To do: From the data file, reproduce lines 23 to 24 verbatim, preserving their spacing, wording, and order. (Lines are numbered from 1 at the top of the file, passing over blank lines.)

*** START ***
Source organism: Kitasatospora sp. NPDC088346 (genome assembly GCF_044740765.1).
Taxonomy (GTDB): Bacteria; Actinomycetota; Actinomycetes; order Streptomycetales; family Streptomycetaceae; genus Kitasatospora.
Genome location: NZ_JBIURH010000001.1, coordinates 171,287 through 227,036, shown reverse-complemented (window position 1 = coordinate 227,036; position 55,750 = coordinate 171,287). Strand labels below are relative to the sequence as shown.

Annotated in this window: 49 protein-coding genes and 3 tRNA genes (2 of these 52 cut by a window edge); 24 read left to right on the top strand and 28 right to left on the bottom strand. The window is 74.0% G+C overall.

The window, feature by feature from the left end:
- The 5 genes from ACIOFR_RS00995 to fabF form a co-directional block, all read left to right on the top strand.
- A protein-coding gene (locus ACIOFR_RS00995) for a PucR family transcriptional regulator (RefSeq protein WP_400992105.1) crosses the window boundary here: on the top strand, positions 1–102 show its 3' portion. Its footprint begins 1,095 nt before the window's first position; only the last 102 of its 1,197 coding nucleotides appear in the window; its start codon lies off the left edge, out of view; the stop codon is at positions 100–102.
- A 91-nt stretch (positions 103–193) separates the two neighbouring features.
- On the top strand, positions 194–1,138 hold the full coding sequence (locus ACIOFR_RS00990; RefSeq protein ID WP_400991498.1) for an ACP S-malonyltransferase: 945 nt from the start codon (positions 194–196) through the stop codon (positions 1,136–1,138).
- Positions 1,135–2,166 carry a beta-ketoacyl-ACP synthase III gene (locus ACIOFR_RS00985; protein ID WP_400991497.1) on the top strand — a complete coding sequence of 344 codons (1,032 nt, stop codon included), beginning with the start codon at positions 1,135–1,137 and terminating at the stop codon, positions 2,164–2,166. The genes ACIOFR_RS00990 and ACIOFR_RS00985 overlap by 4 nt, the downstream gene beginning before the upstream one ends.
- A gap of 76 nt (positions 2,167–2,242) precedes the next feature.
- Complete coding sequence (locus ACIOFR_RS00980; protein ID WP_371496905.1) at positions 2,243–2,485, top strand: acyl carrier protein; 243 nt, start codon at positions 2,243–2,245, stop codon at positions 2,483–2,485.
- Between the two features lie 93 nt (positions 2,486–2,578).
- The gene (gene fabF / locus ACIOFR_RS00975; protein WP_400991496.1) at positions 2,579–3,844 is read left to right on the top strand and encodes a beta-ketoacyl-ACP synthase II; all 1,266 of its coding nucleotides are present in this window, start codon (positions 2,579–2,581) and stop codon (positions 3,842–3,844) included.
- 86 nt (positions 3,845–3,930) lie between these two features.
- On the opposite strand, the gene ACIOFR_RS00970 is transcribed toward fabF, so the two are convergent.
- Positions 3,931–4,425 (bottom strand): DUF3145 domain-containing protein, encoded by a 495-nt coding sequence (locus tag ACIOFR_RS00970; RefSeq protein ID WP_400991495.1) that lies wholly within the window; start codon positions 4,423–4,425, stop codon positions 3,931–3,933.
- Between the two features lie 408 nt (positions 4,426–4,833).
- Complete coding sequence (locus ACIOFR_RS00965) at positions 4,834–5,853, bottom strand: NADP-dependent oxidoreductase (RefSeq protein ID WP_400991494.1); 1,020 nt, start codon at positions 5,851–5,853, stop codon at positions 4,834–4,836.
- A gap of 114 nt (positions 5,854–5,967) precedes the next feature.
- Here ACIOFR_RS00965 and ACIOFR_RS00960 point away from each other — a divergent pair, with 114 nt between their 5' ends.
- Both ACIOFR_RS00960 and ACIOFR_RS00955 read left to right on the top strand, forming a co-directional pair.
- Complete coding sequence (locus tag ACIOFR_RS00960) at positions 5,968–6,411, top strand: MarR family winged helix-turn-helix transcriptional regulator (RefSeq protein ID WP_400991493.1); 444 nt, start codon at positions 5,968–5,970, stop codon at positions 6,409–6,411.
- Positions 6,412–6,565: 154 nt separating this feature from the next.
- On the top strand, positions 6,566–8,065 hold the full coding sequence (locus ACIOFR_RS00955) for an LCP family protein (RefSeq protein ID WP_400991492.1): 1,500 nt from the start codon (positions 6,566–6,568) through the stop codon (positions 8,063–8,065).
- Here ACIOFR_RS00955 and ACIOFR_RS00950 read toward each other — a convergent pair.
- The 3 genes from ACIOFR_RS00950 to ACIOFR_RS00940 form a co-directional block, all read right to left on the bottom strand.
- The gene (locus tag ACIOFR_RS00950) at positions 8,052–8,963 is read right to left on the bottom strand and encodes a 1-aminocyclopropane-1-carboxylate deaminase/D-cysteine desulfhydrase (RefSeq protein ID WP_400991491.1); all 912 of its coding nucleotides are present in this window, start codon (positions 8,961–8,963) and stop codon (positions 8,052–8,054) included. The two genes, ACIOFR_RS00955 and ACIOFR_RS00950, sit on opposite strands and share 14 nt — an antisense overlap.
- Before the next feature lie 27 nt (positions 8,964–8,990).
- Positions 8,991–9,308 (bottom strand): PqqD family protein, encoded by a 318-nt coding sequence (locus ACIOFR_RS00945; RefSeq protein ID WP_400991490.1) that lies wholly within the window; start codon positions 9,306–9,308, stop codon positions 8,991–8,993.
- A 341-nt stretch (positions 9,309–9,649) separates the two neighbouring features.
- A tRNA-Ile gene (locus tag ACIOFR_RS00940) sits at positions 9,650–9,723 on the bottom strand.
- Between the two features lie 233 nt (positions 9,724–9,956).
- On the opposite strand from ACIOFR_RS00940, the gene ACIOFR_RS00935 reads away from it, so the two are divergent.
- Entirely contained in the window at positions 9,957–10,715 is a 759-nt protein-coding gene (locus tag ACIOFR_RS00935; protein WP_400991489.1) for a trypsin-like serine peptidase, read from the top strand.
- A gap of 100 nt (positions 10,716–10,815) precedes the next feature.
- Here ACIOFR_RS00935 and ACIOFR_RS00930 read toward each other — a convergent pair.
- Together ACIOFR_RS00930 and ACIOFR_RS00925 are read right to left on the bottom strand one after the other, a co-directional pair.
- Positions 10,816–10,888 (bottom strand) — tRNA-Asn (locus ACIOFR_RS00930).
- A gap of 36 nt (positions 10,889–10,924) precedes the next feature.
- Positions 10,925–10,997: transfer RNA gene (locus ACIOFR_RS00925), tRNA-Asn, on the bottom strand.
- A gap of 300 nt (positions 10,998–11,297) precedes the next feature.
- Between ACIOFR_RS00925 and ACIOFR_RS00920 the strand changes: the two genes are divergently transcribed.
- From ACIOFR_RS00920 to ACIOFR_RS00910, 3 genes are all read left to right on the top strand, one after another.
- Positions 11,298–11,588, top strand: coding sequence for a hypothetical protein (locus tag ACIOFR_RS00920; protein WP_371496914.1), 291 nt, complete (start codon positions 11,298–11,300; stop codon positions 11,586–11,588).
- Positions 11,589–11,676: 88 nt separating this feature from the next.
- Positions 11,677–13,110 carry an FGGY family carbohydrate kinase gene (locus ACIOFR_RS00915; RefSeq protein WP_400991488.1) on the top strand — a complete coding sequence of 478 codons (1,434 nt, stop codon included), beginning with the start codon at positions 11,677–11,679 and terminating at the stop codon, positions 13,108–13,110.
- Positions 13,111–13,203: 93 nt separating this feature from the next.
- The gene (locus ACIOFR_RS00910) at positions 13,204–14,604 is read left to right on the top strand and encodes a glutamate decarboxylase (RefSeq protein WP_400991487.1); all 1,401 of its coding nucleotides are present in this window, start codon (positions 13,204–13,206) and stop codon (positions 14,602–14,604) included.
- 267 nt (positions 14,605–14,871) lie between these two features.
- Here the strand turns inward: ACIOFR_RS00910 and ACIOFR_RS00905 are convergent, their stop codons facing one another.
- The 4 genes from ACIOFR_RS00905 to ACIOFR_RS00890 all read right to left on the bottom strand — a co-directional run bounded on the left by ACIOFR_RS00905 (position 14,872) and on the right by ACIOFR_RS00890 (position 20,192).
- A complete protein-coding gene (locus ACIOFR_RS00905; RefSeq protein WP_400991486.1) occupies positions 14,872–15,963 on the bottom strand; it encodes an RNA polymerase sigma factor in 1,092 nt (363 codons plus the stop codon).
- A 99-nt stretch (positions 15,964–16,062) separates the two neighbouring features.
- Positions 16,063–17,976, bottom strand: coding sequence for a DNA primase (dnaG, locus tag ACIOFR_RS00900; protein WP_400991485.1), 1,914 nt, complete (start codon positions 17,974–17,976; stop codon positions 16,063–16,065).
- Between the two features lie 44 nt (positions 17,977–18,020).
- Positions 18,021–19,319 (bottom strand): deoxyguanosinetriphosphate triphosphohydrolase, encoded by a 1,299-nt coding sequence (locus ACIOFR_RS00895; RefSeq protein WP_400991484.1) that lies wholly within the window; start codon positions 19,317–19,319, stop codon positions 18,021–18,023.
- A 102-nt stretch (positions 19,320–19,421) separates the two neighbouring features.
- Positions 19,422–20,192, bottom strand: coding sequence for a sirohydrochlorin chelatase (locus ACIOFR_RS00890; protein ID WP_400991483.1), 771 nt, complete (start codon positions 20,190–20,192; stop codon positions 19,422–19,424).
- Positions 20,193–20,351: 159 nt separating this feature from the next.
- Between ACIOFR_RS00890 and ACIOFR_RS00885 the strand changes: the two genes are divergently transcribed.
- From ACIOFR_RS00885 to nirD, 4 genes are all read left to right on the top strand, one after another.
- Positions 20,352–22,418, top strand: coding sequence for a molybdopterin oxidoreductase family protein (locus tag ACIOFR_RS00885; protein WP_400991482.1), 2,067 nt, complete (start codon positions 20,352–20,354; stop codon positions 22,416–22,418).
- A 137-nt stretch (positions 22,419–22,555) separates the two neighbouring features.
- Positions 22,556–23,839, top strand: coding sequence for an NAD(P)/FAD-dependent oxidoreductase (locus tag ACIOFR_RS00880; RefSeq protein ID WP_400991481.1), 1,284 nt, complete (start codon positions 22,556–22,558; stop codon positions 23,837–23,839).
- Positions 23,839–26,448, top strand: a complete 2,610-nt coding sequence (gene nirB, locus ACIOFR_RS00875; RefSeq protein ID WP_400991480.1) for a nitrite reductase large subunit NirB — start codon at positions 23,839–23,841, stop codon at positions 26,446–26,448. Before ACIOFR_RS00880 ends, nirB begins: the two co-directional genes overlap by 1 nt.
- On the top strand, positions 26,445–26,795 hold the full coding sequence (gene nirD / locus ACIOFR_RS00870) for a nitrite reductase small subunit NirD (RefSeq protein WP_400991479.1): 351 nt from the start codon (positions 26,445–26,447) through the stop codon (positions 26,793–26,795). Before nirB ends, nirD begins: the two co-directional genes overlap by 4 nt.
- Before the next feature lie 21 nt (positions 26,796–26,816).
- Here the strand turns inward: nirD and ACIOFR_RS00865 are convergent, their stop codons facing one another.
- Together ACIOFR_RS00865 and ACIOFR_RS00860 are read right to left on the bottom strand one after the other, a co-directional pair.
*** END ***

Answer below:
- Complete coding sequence (locus tag ACIOFR_RS00960) at positions 5,968–6,411, top strand: MarR family winged helix-turn-helix transcriptional regulator (RefSeq protein ID WP_400991493.1); 444 nt, start codon at positions 5,968–5,970, stop codon at positions 6,409–6,411.
- Positions 6,412–6,565: 154 nt separating this feature from the next.